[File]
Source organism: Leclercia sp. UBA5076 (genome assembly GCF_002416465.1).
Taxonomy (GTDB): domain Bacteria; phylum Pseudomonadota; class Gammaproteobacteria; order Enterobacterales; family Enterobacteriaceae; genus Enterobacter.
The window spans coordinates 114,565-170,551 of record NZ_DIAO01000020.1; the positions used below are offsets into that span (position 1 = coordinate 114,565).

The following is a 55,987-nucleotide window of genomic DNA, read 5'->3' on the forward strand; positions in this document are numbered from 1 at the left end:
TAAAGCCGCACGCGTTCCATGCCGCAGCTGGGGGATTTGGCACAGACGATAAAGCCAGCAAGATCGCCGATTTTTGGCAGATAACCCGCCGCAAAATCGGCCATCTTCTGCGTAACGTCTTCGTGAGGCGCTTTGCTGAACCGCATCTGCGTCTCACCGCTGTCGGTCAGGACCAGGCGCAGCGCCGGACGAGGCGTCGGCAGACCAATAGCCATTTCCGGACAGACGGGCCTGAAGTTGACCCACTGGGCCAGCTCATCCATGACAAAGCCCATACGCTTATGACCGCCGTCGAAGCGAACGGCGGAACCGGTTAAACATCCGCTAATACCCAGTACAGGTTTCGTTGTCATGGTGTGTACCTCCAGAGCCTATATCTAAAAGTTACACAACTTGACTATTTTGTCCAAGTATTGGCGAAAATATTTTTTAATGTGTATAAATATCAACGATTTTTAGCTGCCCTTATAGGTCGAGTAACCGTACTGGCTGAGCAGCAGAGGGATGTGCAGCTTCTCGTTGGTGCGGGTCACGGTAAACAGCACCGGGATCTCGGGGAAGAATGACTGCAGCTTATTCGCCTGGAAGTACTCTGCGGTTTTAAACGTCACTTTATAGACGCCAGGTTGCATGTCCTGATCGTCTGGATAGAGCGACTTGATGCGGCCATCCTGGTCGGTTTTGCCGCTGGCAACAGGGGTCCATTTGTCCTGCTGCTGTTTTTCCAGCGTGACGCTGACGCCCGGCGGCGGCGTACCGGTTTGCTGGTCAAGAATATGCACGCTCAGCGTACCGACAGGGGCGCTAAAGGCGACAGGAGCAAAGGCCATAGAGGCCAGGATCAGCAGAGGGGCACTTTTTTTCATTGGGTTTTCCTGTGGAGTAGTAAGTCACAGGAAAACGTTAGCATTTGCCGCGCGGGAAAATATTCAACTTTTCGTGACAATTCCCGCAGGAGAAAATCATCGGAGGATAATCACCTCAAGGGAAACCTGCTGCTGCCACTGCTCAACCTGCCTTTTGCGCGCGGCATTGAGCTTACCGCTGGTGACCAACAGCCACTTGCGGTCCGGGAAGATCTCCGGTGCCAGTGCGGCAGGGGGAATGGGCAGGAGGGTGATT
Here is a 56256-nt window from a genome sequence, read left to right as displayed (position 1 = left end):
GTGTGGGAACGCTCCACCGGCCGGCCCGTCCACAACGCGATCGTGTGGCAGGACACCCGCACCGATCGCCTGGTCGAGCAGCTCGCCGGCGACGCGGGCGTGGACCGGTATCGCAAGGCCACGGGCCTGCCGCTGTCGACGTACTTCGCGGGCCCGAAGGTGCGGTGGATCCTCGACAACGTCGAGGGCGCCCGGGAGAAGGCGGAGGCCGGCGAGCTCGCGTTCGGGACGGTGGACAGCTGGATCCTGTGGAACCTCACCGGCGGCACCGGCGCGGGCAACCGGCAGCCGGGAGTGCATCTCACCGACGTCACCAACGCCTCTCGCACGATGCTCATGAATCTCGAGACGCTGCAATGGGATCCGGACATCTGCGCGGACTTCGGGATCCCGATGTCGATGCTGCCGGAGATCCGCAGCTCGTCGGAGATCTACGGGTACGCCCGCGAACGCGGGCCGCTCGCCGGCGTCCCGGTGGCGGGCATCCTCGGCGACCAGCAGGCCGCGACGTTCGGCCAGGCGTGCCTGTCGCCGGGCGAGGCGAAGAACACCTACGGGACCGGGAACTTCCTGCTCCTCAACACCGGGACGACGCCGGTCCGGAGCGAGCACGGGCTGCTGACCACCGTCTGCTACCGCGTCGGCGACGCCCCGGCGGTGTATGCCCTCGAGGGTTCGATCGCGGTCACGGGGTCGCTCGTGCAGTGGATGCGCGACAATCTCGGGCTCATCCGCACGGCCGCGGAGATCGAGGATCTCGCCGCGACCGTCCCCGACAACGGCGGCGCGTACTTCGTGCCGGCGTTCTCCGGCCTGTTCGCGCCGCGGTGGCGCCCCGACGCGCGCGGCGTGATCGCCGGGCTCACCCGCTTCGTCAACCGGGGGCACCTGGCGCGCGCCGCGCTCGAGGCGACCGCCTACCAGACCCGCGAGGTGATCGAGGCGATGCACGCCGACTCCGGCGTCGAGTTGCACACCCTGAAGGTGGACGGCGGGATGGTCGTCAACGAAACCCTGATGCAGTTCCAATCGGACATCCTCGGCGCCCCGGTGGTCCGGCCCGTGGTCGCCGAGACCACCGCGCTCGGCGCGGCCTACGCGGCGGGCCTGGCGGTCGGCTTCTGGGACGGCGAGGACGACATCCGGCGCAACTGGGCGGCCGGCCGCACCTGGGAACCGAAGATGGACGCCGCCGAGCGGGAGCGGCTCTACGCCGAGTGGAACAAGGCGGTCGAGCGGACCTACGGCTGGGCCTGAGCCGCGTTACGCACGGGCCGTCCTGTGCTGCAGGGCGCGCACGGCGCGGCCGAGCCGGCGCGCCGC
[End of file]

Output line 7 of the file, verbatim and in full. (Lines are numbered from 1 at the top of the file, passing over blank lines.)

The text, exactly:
GTGTGGGAACGCTCCACCGGCCGGCCCGTCCACAACGCGATCGTGTGGCAGGACACCCGCACCGATCGCCTGGTCGAGCAGCTCGCCGGCGACGCGGGCGTGGACCGGTATCGCAAGGCCACGGGCCTGCCGCTGTCGACGTACTTCGCGGGCCCGAAGGTGCGGTGGATCCTCGACAACGTCGAGGGCGCCCGGGAGAAGGCGGAGGCCGGCGAGCTCGCGTTCGGGACGGTGGACAGCTGGATCCTGTGGAACCTCACCGGCGGCACCGGCGCGGGCAACCGGCAGCCGGGAGTGCATCTCACCGACGTCACCAACGCCTCTCGCACGATGCTCATGAATCTCGAGACGCTGCAATGGGATCCGGACATCTGCGCGGACTTCGGGATCCCGATGTCGATGCTGCCGGAGATCCGCAGCTCGTCGGAGATCTACGGGTACGCCCGCGAACGCGGGCCGCTCGCCGGCGTCCCGGTGGCGGGCATCCTCGGCGACCAGCAGGCCGCGACGTTCGGCCAGGCGTGCCTGTCGCCGGGCGAGGCGAAGAACACCTACGGGACCGGGAACTTCCTGCTCCTCAACACCGGGACGACGCCGGTCCGGAGCGAGCACGGGCTGCTGACCACCGTCTGCTACCGCGTCGGCGACGCCCCGGCGGTGTATGCCCTCGAGGGTTCGATCGCGGTCACGGGGTCGCTCGTGCAGTGGATGCGCGACAATCTCGGGCTCATCCGCACGGCCGCGGAGATCGAGGATCTCGCCGCGACCGTCCCCGACAACGGCGGCGCGTACTTCGTGCCGGCGTTCTCCGGCCTGTTCGCGCCGCGGTGGCGCCCCGACGCGCGCGGCGTGATCGCCGGGCTCACCCGCTTCGTCAACCGGGGGCACCTGGCGCGCGCCGCGCTCGAGGCGACCGCCTACCAGACCCGCGAGGTGATCGAGGCGATGCACGCCGACTCCGGCGTCGAGTTGCACACCCTGAAGGTGGACGGCGGGATGGTCGTCAACGAAACCCTGATGCAGTTCCAATCGGACATCCTCGGCGCCCCGGTGGTCCGGCCCGTGGTCGCCGAGACCACCGCGCTCGGCGCGGCCTACGCGGCGGGCCTGGCGGTCGGCTTCTGGGACGGCGAGGACGACATCCGGCGCAACTGGGCGGCCGGCCGCACCTGGGAACCGAAGATGGACGCCGCCGAGCGGGAGCGGCTCTACGCCGAGTGGAACAAGGCGGTCGAGCGGACCTACGGCTGGGCCTGAGCCGCGTTACGCACGGGCCGTCCTGTGCTGCAGGGCGCGCACGGCGCGGCCGAGCCGGCGCGCCGC